Factorisation machines are a smart way to combine both. They have been around a few years, and open source toolboxes exist to support them. Our team programs primarily in Python, so we wanted a toolbox that integrates with that. Obviously, we also wanted it to be fast, give superior results and be easy to use (more on that later…).
We stored user-item interactions (i.e. the programmes a specific user has listened to) in a BigQuery table. The programme items with the corresponding genre and brand metadata were in a different table, and both needed to be assembled in the correct format for the factorisation machines. Our first choice of toolbox was xlearn. The code seemed relatively mature, running a first test example was easy, and the toolbox offers a variety of different flavours in terms of learning algorithm. But it was hard to get the data into the correct format and, even now that we have a version up and running, we’re still not sure we got everything right — mainly because the initial results are nowhere near as good as we had wanted (and expected) them to be!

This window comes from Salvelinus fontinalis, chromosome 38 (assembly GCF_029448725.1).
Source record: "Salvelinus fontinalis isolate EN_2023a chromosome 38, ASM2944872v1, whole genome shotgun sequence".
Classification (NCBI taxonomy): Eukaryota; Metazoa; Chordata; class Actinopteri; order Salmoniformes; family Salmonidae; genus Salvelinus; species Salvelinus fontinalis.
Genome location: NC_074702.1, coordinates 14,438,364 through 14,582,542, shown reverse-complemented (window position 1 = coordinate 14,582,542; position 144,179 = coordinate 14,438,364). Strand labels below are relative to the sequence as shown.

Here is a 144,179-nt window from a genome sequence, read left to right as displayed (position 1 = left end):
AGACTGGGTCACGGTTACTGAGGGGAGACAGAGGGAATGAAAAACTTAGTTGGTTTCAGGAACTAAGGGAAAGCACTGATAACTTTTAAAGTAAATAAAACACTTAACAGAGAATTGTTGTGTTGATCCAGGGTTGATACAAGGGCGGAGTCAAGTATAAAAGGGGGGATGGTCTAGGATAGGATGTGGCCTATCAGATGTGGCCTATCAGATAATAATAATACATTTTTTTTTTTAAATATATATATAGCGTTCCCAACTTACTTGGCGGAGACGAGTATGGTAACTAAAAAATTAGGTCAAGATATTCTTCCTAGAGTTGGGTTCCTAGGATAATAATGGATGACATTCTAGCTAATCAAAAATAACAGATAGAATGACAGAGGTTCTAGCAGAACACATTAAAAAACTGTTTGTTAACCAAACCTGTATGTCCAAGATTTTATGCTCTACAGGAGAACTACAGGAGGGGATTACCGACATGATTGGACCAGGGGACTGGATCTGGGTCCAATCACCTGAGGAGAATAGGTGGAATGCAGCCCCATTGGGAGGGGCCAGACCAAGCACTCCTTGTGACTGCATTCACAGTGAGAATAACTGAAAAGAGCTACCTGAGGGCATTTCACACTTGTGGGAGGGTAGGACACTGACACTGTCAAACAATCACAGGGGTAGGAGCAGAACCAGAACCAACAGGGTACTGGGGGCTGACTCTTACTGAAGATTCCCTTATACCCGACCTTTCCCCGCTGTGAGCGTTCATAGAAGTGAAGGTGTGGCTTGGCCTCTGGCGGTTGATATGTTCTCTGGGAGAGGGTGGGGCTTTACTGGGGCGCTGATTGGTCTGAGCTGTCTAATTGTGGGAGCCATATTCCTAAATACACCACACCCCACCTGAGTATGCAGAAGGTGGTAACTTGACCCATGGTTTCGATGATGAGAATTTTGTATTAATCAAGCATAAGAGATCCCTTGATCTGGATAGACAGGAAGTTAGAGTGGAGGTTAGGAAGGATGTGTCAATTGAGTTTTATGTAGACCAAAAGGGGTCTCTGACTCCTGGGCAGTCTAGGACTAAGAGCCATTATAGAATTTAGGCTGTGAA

The quality of recommendations can be subjective and we needed a way to test them before making them live anywhere on the BBC’s websites or apps. Predicting past behaviour is one way of doing this, but also comes with all sorts of problems: users only click on what they see, a piece of content might be brilliant, but if it does not appear in the results, the user will not see it and cannot click on it. Recommending the most popular items generally gives good numbers (as by definition these items get the most clicks), but rarely leads to recommendations of fresh content. In practical terms, it’s also a lot of work to set up if your data is stored in ways that were not devised with the ease of access for data scientists in mind…
So we decided to test the results using qualitative evaluation, asking about 20 editorial and other non-technical people to judge our new recommendations against those from an existing provider. We didn’t tell them which set came from which recommender! We used the individual history of the internal test participants to generate the recommendations by both providers and asked for their preference and general feedback.
Most of our test users preferred the recommendations we currently have live to our first set of test recommendations and we weren’t keen on them either, so we knew we had more work to do.